Alain de Botton's (henceforth, 'Alain') opus minimus has achieved three remarkable things. It has made philosophy popular, it has made philosophy fashionable, and, most remarkable of all, it is not completely awful. The book, as everyone by now must know (after the TV series, which evidently precedes and creates the book), is a series of vignettes - 'episodes' - in which Alain ponders how a select few, fairly ancient, philosophers, might address a few key personal problems. Being unpopular, being poor, being unloved, and so on.

Not on the face of it, a particularly clever idea. But then, no one else seems to have thought of doing it, so Alain must have what in Internet terms is called 'first mover' advantage. His book may not be all that good, and doubtless will spawn a batch of hopping, croaking competitors, but it is unlikely to be overshadowed.

And actually, at least by the standards of philosophy books, it is very readable. The usual deathless philosowaffle that characterises ango-american philosophy has been ruthlessly pared to a minimum, making room for the an eclectic and, it must be said, frequently irritatingly banal, series of pictures of chocolate milk and old-paintings-with-a-philosophical-flavour. But, at least the book has 'narrative flow'. Indeed, it has some style.

How good is the philosophy? I read the chapter on Nietzsche with interest. Alain deals with the suggestion that Nietzsche was in fact a very nasty bit of work (he wanted most people to suffer and die so that they could contribute to the amusement of an elite - which would consist only of men, women being an inferior species) is swiftly disposed of by attributing all the nasty bits in Nietzsche's writings to (implausibly) his sister. A picture of whom, greeting a Mr Hitler is interposed in to the text to underline the point.

Socrates is portrayed as a noble creature misunderstood by his contemporaries, and piquantly made to drink hemlock. The moral, Alain explains, is not that it is important to be popular, but it is important to be right. In fact, Alain suggests, to be logical.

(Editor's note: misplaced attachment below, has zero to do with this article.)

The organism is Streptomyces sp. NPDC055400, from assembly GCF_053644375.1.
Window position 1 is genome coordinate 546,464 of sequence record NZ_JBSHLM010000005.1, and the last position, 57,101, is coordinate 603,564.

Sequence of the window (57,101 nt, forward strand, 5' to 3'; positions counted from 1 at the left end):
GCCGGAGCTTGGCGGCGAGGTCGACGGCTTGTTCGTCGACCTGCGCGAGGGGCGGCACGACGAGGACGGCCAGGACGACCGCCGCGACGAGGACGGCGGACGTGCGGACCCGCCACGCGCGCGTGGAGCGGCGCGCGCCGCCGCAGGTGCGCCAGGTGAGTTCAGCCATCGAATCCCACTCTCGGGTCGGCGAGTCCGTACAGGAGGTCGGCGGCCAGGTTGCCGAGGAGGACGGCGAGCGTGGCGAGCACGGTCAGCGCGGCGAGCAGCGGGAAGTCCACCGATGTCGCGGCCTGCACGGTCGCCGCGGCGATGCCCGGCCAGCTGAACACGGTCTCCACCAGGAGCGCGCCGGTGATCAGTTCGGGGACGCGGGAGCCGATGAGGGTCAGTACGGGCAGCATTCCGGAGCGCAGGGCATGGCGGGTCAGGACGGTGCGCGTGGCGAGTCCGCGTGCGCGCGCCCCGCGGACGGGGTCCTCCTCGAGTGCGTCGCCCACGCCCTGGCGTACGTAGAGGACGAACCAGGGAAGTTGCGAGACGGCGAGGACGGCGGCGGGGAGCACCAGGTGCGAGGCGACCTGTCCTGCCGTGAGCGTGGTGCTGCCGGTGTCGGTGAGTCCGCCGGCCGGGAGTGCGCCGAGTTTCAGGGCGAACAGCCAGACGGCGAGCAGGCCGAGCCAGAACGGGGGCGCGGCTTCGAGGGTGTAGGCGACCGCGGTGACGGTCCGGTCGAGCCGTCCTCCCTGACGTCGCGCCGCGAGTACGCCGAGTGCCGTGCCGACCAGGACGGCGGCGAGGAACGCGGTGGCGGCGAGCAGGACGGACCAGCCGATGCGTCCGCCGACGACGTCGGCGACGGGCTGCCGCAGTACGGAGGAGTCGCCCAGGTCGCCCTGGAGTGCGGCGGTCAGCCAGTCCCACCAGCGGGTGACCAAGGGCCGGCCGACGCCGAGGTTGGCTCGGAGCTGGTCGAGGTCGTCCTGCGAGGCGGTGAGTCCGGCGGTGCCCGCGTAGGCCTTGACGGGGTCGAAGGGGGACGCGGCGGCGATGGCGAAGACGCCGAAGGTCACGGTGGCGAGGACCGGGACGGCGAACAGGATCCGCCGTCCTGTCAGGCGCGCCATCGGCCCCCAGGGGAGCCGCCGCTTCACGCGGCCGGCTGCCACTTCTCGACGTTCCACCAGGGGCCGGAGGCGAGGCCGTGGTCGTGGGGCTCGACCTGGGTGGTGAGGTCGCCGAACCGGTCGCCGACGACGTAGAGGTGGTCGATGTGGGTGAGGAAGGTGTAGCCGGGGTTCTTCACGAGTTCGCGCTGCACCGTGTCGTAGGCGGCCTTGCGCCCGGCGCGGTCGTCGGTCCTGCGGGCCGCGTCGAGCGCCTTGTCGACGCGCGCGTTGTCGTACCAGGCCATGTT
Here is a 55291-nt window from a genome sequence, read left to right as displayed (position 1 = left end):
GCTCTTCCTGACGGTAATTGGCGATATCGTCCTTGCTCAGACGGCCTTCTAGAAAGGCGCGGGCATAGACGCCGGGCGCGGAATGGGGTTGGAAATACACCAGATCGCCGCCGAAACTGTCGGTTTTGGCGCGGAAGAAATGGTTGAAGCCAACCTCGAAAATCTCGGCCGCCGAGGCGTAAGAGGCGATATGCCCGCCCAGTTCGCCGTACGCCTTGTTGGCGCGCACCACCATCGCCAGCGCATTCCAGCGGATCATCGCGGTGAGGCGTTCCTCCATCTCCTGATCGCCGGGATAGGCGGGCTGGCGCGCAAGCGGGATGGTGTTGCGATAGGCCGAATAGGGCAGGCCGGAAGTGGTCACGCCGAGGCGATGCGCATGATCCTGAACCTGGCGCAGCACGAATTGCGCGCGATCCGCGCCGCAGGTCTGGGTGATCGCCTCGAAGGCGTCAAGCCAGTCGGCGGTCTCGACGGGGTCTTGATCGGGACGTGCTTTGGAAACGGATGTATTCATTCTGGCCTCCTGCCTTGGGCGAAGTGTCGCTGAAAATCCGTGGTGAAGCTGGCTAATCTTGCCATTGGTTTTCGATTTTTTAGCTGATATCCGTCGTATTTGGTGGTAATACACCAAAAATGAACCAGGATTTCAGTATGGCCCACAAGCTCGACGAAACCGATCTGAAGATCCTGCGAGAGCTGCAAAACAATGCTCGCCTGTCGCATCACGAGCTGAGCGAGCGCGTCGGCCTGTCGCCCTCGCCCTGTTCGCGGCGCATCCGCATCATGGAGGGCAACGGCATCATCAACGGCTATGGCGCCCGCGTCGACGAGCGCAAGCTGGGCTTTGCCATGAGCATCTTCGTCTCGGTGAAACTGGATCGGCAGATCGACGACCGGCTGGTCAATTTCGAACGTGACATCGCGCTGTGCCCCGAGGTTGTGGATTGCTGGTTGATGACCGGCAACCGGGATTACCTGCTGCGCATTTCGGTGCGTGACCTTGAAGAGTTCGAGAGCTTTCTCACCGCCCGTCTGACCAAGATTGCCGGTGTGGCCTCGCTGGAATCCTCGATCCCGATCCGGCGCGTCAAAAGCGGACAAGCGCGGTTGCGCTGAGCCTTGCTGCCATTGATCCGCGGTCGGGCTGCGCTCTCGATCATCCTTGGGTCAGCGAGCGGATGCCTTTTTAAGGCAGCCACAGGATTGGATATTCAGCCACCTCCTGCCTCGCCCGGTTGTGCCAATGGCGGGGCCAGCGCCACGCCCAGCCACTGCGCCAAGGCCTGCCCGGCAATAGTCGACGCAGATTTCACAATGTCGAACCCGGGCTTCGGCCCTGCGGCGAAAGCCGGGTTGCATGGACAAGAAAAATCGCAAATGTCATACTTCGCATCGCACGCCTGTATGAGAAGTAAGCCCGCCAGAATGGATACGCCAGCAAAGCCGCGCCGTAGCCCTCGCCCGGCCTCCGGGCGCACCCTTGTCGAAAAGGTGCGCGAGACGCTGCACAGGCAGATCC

Now this is overstating the logic of Socrates' own approach. Aristotle maybe, would have appreciated this epitaph. But Socrates is above all, a romantic, who believes in 'the power of the Good'. Happily, Alain comes back to this question later in the book, and redresses the balance. Indeed, frequently, the philosophers are produced, made to put forward a firm position, only for the contrary assumptions to reappear in later chapters.

But then, the attention span of a TV viewer is only ten minutes, and that is the origin of this particular work. it may be weak, platitudinous and intellectually pompous, but it is also a very good read. -- Martin Cohen in 'The Philosopher', Online edition, April 2000 --This text refers to an out of print or unavailable edition of this title.

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Customer Reviews

Most Helpful Customer Reviews
45 of 47 people found the following review helpful
5.0 out of 5 stars Timely consolation 3 April 2002
By A Customer
Alain De Botton enlists the collective wisdom of six philosophers, from the ancients to the 19th Century, and reflects on maladies such as frustration, a broken heart and not having enough money. What a timely work! Through this examination, De Botton is able to shed light on the whys and wherefores of 'pain' and submit the wisdom of those who have gone before us.
Socrates advises us on thriving despite unpopularity; Epicurus reassures us that it is all right to not have enough money; Seneca enlightens us on the cure for frustration; Montaigne consoles us for feeling inadequate; Schopenhauer heals our broken hearts; and Nietzsche helps us overcome our difficulties.
De Botton is an entertaining and enlightening writer. He seems to know just what it is that worries the human being and interprets these philosophers for us mortals. He has a gentle and insightful wit and a strong sense of irony.
This book is highly recommended for those who love wisdom (the true 'philo-sophia') and the search for answers.
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78 of 84 people found the following review helpful
4.0 out of 5 stars thumbs up 31 July 2003
By A Customer